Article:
Behind the backstop, the lady’s car drives away. Her arm hangs out of the window with a cigarette pinched between two fingers. She flicks her grit – that’s what Mama calls cigarettes; no nice girl, Mama says, would ever do such a dirty habit – and turns onto the road at the end of the parking lot. Her car speeds up real quick and then she’s gone.
He’s walking toward me. My future Dad. His hands are in his pockets, and he’s looking down.
There’s not so much crowd now, but the fair noise hits me from the other end of the park, and the air is buzzing and too loud. All around me, the field is bright with dandelions, and there are bees everywhere, landing and lifting and talking to each other. One of them is half-crushed under my shoe but trying to get free all the same. I can feel the vibration of her wings through the canvas of my Keds, and I wonder how she’ll get nectar with only half a working body. I can’t stand the thought of her dragging along her broken backend and never catching up. Mama says sometimes you can’t fix what’s broken, which she usually says about the stuff in the house we crash up when we’re playing a game we’re not supposed to. But one time I heard her say it to Lemi when his dad left, too. I tip the edge of my shoe over and smear the bee flat.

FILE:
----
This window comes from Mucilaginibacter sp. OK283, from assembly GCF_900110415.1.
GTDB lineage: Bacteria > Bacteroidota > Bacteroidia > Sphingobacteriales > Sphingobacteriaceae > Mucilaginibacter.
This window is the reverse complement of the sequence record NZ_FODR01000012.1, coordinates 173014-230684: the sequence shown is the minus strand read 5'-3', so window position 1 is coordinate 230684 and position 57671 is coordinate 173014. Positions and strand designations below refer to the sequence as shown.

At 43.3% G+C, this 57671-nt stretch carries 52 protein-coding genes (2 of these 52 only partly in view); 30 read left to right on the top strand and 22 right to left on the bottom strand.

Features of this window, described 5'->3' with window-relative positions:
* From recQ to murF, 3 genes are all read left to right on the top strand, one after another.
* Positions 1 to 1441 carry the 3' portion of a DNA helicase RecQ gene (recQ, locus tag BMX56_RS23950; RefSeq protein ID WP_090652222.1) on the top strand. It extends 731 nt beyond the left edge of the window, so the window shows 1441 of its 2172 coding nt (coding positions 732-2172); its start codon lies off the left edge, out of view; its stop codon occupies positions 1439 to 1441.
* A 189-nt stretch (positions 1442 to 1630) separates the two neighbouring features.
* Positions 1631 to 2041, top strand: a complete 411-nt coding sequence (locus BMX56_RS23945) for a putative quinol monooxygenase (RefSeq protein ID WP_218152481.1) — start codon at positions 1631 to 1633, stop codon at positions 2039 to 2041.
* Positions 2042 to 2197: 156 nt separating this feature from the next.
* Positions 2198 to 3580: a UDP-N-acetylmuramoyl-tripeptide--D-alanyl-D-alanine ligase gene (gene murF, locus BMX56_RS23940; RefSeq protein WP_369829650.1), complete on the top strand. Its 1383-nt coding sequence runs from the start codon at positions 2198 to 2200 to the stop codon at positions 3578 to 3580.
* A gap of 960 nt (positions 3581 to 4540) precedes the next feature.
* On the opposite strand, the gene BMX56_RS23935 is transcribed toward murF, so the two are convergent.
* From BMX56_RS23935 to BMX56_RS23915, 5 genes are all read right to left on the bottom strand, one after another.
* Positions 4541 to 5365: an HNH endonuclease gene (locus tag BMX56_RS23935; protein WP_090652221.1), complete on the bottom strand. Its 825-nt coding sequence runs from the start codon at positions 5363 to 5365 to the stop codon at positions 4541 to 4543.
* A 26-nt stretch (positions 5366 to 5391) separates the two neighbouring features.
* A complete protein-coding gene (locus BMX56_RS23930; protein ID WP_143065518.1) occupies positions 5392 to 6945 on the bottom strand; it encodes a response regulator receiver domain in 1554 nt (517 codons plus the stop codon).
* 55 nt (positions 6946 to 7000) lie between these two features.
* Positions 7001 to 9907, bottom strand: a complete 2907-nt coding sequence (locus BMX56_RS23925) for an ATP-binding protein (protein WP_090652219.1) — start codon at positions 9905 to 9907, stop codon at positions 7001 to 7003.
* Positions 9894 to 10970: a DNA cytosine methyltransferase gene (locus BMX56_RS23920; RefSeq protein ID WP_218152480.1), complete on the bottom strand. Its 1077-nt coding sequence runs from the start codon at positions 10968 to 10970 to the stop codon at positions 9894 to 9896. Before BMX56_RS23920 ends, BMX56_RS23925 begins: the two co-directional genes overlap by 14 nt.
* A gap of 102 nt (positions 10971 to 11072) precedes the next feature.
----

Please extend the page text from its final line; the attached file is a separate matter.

Tanner is talking real loud about the beer wagon at the fair and inviting everyone to come on by. “But not you, Livvy,” he leans down to say, and winks at me before he walks away with the camera guy.
My future Dad waves at me and walks toward me in the grass, and I’m thinking I’ll change my mind about that snow cone. I’ll ask for extra syrup, enough to make the grape flavor last all the way until the ice is gone.
Laura Gibson is a former English teacher and a long-time lover of stories and of writing who lives and writes in the Pacific Northwest. Most recently, she completed a writer's retreat fellowship from Oregon State University, which is a fancy way of saying she had two weeks in a cabin in the woods to work on her short story collection.